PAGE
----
As healthcare struggles to reinvent itself, a confluence of major societal forces has irrevocably changed both the business world and the healthcare landscape.
Those forces include globalization; market deregulation and privatization of businesses; new conduits of information such as the internet, telecommunications, and media; increasingly complex and technologically sophisticated products; and an unprecedented erosion of trust in corporations and institutions. The changes have also had direct and profound impact on the pharma industry and on the vigor of larger healthcare business, resulting in new communications opportunities and challenges.
This article describes communications techniques that address healthcare market trends and needs. It discusses how those techniques are essential and interrelated because of the many stakeholders that pharma companies must reach and relate to, not just once or twice, but in a continuing, mutually beneficial way.Relationship Imperative The growing importance of building relationships among influencers results from several significant trends:
Above all, an aura of uncertainty hangs over the US economy, and the pharma industry in particular. As soon as the public spotlight falls on a certain area-accounting, management investment practices, the role of directors, or product safety-that area changes not only for the company under scrutiny but often for all companies perceived to share similar attributes. A negative regulatory ruling can, and often does, bring down the entire public pharma sector, not just the stock of the company in-volved. There's no better example of the powerful effect uncertainty can exert over established practices than the new PhRMA Code on Interactions with Healthcare Professionals, which went into effect on July 1, 2002. It affects the way pharma companies handle entertainment, consultants, healthcare practices, and medical education. As a result, companies must find new ways of communicating within the code's ethical boundaries. That will take some trial and error because the rules are still being rewritten.
Companies and brand owners find it increasingly difficult to control the market. Branding has been reborn as a business unto itself and not just a promise made to consumers in the marketing of products. The communication must be reinforced over time through consistent messages. Branding requires that actions and messages directed at stakeholders be uniquely relevant to each subset of each target group, as well as integrated and aligned.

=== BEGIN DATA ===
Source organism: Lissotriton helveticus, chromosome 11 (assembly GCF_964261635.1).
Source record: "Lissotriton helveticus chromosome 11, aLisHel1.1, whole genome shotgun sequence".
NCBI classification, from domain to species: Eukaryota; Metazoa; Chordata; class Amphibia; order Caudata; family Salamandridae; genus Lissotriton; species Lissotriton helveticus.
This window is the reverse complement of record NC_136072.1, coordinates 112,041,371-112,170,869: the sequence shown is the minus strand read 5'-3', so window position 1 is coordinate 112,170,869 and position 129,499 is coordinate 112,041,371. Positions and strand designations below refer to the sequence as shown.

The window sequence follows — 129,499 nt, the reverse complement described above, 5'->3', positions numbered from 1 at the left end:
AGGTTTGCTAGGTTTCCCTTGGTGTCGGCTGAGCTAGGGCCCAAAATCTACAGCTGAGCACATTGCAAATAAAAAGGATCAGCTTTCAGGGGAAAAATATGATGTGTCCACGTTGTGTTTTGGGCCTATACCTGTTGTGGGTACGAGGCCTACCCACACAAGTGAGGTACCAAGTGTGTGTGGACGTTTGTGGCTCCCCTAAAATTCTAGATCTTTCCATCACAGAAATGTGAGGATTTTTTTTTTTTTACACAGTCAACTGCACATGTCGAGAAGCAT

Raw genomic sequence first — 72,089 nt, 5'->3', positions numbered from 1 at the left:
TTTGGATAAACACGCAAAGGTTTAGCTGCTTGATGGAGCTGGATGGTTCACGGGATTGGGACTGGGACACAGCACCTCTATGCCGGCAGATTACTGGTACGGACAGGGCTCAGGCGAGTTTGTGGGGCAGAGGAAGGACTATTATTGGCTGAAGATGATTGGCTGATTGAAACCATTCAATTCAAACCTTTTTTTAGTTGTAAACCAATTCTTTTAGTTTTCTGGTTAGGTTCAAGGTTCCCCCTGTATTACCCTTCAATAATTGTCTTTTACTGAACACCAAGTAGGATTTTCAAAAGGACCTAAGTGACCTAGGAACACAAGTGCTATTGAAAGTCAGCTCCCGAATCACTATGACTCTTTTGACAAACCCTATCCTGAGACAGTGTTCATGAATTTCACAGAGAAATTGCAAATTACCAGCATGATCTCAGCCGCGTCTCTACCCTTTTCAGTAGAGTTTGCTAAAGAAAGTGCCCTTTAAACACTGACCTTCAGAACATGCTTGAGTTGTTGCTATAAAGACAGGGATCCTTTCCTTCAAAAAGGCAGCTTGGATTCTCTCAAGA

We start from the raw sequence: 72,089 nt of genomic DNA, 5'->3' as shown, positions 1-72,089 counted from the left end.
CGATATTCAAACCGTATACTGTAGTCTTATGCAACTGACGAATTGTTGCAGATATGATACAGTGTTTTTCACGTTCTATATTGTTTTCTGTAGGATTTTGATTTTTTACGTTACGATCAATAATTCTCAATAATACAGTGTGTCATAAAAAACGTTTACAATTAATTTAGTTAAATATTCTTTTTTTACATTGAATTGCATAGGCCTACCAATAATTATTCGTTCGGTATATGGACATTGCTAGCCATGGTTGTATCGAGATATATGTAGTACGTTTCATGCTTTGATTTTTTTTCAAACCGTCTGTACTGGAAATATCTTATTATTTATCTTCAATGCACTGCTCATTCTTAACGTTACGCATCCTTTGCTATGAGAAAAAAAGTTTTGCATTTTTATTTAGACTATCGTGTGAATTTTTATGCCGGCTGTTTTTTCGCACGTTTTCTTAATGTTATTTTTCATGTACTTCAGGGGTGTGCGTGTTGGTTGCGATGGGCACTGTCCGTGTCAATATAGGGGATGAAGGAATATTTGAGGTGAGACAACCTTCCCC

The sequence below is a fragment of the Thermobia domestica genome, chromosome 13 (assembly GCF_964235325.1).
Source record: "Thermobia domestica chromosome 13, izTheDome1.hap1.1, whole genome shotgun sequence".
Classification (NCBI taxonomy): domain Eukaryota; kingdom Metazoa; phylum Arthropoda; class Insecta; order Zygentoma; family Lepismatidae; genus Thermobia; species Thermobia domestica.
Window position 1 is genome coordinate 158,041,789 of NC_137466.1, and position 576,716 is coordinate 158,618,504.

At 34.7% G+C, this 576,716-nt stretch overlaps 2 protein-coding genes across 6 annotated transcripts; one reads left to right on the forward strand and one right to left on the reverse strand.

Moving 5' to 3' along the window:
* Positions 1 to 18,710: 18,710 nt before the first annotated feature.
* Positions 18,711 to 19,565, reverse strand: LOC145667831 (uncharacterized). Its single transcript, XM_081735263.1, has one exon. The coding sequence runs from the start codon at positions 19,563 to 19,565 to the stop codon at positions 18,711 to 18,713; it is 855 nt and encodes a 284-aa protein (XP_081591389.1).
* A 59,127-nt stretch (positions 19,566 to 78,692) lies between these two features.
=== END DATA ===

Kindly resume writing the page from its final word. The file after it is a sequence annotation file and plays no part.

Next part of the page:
Brand and company success re-quire building and maintaining trust through open, interactive exchange of information. Consumer activism, the increasing focus on social responsibility, a stronger link between brand identification and corporate reputation, and brands that deliver "experiences"-such as allergy medication taken at a baseball game, not just products, are all solid reasons for investing in relationship building among stakeholders.
In the world of pharmaceuticals and healthcare, there are four dominant constituents with which PR personnel must build and maintain relationships.
Prescribers. This group includes doctors, nurse practitioners, and in some parts of the world, pharmacists. Also included in the category are medical trade reporters and editors. In the past, prescribers had the first and last word about a treatment regimen. They were the source of all information and, with few exceptions their wisdom went unquestioned. Today, open communications channels, a more informed and cynical public, and the do-it-yourself nature of information retrieval have toppled that group from its pedestal.
Investors. Individual and institutional investors, analysts and portfolio managers, financial and business trade journalists, business partners, and current and potential employees all require attention from PR professionals. Who'd have guessed that Wall Street analysts' persistent questions about pipeline products' viability might change how a large pharma company prioritizes its research? Or that companies only be judged not only on the basis of their science but also for their ability to maintain a strong balance sheet and make their quarterly numbers-and defend their patents in the courtroom?
Overseers. This category consists of regulators, thought leaders, formulary directors, and anyone else who has an impact on pricing, market accessibility, and exerting external controls.
The information and communication needs of each group are distinct. PR exists to create and facilitate lines of communication to build relationships among them. Although there have been profound changes in the ways that media spread that communication through talk programming and pop culture, media is not the be-all and end-all of public relations.
PR is not short for press release. Rather it is about creating trust, understanding, and awareness. It's about facilitating communications among internal and external stakeholders and coordinating numerous functions, including corporate communications, finance, science, knowledge, and marketing.